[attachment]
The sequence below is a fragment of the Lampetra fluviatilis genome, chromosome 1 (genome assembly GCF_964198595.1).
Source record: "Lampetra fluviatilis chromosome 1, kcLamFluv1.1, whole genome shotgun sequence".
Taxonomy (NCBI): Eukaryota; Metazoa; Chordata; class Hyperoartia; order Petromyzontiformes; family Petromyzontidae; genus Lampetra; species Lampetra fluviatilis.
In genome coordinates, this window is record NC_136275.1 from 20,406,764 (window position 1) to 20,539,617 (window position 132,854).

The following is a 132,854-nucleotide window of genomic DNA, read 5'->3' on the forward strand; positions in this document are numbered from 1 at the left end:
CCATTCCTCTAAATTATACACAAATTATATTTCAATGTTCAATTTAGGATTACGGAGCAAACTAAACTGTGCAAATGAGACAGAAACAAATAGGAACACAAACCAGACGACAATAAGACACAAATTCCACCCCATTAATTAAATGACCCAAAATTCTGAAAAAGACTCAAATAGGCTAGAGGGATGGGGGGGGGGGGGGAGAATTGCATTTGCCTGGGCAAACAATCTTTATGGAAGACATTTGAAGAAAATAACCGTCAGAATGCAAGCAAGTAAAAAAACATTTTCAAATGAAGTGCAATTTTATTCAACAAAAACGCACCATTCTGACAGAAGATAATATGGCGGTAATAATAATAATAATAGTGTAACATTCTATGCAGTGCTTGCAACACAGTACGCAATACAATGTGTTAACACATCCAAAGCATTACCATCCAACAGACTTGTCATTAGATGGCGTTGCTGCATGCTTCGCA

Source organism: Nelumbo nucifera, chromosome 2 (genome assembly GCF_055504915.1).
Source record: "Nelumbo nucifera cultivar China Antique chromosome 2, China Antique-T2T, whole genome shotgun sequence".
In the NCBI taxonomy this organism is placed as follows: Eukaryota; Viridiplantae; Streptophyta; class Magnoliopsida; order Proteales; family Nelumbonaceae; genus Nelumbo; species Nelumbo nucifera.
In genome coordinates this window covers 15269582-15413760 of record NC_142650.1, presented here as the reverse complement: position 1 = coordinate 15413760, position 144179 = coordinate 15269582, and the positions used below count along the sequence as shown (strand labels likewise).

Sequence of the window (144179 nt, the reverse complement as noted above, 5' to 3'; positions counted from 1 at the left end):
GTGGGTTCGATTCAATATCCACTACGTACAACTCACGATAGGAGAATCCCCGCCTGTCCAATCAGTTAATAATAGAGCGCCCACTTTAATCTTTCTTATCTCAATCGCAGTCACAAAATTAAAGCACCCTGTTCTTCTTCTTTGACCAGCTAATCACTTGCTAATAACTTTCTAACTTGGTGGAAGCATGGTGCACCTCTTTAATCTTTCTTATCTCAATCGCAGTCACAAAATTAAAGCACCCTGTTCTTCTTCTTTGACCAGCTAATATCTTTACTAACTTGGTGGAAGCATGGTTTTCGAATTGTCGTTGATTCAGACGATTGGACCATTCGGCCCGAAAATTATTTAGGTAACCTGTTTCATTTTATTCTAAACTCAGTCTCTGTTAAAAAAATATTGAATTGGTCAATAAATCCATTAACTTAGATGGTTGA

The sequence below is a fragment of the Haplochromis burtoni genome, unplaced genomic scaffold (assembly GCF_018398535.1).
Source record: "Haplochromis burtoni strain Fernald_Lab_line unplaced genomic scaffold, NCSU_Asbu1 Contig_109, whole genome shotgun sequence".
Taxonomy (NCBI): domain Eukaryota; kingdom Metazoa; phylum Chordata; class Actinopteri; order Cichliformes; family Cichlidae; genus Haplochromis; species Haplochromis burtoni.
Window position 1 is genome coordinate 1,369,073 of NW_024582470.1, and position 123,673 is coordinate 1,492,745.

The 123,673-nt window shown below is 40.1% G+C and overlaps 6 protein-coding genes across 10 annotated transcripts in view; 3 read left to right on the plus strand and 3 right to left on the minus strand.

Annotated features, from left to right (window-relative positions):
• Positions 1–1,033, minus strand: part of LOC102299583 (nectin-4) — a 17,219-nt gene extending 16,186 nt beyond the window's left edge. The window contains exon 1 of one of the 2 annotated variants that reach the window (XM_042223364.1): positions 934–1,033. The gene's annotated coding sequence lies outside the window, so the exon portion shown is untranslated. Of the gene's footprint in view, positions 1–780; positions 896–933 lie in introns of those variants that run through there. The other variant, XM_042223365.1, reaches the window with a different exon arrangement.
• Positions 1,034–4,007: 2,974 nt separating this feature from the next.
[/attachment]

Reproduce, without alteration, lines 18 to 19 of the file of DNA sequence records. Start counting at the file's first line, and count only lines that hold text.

Annotated features, from left to right (window-relative positions):
• Positions 1–1,033, minus strand: part of LOC102299583 (nectin-4) — a 17,219-nt gene extending 16,186 nt beyond the window's left edge. The window contains exon 1 of one of the 2 annotated variants that reach the window (XM_042223364.1): positions 934–1,033. The gene's annotated coding sequence lies outside the window, so the exon portion shown is untranslated. Of the gene's footprint in view, positions 1–780; positions 896–933 lie in introns of those variants that run through there. The other variant, XM_042223365.1, reaches the window with a different exon arrangement.